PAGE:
The universalist claim goes back to Christian apologists for the conquistadors’ slaughter of the native Indians in America, such as Juan Ginés de Sepulveda’s text of the ‘Just Causes of the War Against the Indians’, defeated in debate by Bartolomé de Las Casas in 1550, who argued against the mass extermination of indigenous peoples. Missionaries saved lives, where European soldiers, settlers, plantation owners and slave-traders brought total genocide. Even in Las Casas’ system though, conversion was the norm, and the native peoples of Brazil were brought into huge mission stations, Reductiones, where they were converted and ‘civilised’. Many died of disease and ultimately the Reductiones were abandoned as one after another, native cultures ceased to exist in the face of invasion, dispossession and extreme forms of exploitation .

    Some hundreds of tribes survived longer by fleeing to the ‘interior’, becoming ‘invisible peoples’, or taking on a warrior ethic to fight off invaders - until the late twentieth century, when the ‘last frontiers’ began to be penetrated by settlers, loggers, gold miners and missionaries – especially those of the Summer Institute of Linguistics and New Tribes Mission, who formed the programme of evangelising and translating the Bible into every tongue – a history exposed in Is God an American? (Søren and Aaby 1981)

Cultural Genocide – what does it mean now?

    But can a culture be killed? After all it is an inherent feature of human societies. The answer to the question of the death of a culture is also associated with the problem, which is the inability to ultimately define what culture is. There are reportedly well over 200 scientific definitions of this concept. Some believe that culture is external to us and you can read and interpret it like a text, others are of the opinion that it is a symbolic system that exists only in our heads. This lack of clear criteria defining culture is such that even when we speak the same language and we use the same terms we can – talking about the essence of culture – operate with completely different assumptions. For some, the core of culture is religion and myth, for others language, while for others it refers to a way of life. Now, as in the past, many anthropologists resist the idea that a culture is dying, seeing what some call ‘genocide’ as a form of social change.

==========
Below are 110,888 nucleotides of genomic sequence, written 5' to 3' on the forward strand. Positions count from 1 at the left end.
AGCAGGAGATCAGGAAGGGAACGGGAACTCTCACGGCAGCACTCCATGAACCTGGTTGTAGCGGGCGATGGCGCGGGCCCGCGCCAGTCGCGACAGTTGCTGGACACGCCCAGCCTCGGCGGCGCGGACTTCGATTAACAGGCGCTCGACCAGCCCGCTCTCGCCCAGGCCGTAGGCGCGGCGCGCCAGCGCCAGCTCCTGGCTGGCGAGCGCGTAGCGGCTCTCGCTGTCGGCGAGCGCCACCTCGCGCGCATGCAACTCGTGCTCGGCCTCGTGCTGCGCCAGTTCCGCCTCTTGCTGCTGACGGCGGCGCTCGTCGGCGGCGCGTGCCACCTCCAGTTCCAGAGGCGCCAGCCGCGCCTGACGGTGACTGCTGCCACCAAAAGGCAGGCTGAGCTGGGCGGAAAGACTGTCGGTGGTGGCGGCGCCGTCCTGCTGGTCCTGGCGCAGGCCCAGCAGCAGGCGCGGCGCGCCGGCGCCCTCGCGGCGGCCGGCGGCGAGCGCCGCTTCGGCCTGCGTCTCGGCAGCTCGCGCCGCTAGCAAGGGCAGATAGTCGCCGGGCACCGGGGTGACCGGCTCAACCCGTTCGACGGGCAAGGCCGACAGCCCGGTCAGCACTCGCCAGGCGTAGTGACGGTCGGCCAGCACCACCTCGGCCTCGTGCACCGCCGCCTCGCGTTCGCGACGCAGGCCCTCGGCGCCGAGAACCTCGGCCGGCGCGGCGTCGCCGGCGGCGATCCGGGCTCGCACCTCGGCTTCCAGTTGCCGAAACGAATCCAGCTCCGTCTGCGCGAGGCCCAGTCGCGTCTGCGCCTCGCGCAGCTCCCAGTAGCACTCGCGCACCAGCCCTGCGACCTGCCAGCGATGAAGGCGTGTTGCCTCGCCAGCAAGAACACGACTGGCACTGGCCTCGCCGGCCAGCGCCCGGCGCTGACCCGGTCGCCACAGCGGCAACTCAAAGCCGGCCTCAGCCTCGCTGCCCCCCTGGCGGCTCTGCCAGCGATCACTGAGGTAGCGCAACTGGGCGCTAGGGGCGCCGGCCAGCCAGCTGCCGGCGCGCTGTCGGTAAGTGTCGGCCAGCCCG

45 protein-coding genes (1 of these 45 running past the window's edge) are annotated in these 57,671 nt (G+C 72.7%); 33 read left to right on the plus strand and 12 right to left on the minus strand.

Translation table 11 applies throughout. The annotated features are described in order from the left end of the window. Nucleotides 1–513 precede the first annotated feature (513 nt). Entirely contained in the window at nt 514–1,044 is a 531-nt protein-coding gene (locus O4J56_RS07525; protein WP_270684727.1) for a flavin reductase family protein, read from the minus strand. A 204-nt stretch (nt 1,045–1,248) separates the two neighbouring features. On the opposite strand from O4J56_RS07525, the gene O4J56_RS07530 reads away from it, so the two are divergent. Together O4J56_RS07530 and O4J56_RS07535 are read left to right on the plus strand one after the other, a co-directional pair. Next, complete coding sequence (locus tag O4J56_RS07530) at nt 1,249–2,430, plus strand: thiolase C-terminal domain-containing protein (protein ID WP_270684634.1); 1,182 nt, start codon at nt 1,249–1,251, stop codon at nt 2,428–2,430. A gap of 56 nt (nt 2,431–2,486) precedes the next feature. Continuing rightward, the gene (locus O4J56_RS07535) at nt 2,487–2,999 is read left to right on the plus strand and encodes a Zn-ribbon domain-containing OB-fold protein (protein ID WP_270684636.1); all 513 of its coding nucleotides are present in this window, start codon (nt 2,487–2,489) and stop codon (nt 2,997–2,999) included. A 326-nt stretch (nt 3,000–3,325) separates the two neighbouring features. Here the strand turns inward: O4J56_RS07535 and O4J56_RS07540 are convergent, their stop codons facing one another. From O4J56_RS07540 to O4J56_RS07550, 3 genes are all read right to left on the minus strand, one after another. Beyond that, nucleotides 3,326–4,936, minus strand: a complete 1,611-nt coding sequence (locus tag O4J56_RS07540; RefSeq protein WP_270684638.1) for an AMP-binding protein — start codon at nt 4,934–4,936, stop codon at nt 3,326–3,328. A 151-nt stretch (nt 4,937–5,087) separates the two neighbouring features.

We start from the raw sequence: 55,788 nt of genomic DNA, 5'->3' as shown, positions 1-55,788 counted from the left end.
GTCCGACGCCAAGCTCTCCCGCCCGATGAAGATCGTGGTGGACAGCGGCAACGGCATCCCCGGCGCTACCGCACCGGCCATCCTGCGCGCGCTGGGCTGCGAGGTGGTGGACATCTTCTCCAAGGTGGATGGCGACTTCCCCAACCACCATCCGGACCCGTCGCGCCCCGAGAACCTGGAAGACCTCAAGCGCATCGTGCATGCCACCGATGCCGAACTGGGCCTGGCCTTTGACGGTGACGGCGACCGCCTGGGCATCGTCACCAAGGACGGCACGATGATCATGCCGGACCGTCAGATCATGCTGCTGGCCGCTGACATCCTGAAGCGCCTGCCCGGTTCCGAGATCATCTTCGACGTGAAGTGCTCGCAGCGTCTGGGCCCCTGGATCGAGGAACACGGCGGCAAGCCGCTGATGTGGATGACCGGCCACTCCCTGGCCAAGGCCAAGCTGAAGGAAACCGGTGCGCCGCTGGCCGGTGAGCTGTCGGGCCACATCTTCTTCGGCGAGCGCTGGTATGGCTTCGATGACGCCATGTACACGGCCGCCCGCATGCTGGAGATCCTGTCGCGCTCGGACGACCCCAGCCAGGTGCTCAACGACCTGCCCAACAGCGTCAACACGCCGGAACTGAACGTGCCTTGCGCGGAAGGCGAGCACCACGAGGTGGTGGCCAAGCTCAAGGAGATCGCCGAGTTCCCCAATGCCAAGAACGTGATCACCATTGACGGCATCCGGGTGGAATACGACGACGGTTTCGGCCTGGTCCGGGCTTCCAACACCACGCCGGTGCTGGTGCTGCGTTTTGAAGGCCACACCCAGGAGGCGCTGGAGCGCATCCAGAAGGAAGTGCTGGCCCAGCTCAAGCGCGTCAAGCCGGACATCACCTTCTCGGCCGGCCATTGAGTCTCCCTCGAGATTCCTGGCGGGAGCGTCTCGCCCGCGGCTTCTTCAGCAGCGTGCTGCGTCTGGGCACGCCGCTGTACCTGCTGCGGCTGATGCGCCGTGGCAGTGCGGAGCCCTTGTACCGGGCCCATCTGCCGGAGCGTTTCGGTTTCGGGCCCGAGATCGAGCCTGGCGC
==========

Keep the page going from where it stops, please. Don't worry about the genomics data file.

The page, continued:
William Merrifield, Anthropology Coordinator at the Summer Institute of Linguistics (SIL), stated in 1976 that ‘ethnocide is a myth. People die, but cultures do not; they change’ (Hvalkof and Aaby 1981: 175). Thomas N. Headland – another SIL Anthropology Coordinator – asked 24 years later, in 2000, by Magdalena Krysińska-Kałużna, if he agreed with Merrifield’s statement, said:

    I do remember Merrifield's argument there. He has a good point because the term ‘ethnocide’ is a figure of speech. He is right, one cannot literally kill a culture, because a culture is an abstract concept anyway, and not a biological organism. The main problem with accusing someone of ethnocide is that this metaphorical term is impossible to define to both sides' satisfaction. If I introduce literacy to a preliterate society, and the people accept it as a new community value, I cause culture change. Is that ethnocide? When anthropologist Napoleon Chagnon distributed hundreds of steel machetes to the ‘stone-age’ Yanomamo during his 20 years of fieldwork with them in order to gain their help, was that ethnocide? I would say no to both examples. But when some missionaries (not SIL) kidnapped children from their Indian parents in Colombian families in the 1930s, and put them in their boarding schools where they could teach them Christianity and Spanish, and where they punished them if they caught them speaking their Indian language, was that ‘ethnocide’? Well, yes. But Merrifield was responding to anthropologists who accuse missionaries of ethnocide if they introduce anything to an Indian. Strange, because the same anthropologists were going out and living with newly contacted Indians, too, and paying the Indians in trinkets and blankets themselves. Were anthropologists not also committing ethnocide? 2